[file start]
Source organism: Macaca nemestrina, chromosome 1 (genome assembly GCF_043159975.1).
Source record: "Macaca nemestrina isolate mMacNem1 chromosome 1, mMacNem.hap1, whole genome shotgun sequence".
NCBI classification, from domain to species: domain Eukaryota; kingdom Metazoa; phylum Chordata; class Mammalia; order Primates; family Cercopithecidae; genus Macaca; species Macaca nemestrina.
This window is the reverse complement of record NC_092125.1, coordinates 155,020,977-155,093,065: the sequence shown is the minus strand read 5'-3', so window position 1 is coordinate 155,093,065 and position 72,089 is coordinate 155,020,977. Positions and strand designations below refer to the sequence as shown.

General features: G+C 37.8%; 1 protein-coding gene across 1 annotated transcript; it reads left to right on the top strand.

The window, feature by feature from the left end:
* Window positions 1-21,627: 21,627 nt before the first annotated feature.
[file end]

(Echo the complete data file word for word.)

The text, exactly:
Source organism: Macaca nemestrina, chromosome 1 (genome assembly GCF_043159975.1).
Source record: "Macaca nemestrina isolate mMacNem1 chromosome 1, mMacNem.hap1, whole genome shotgun sequence".
NCBI classification, from domain to species: domain Eukaryota; kingdom Metazoa; phylum Chordata; class Mammalia; order Primates; family Cercopithecidae; genus Macaca; species Macaca nemestrina.
This window is the reverse complement of record NC_092125.1, coordinates 155,020,977-155,093,065: the sequence shown is the minus strand read 5'-3', so window position 1 is coordinate 155,093,065 and position 72,089 is coordinate 155,020,977. Positions and strand designations below refer to the sequence as shown.

General features: G+C 37.8%; 1 protein-coding gene across 1 annotated transcript; it reads left to right on the top strand.

The window, feature by feature from the left end:
* Window positions 1-21,627: 21,627 nt before the first annotated feature.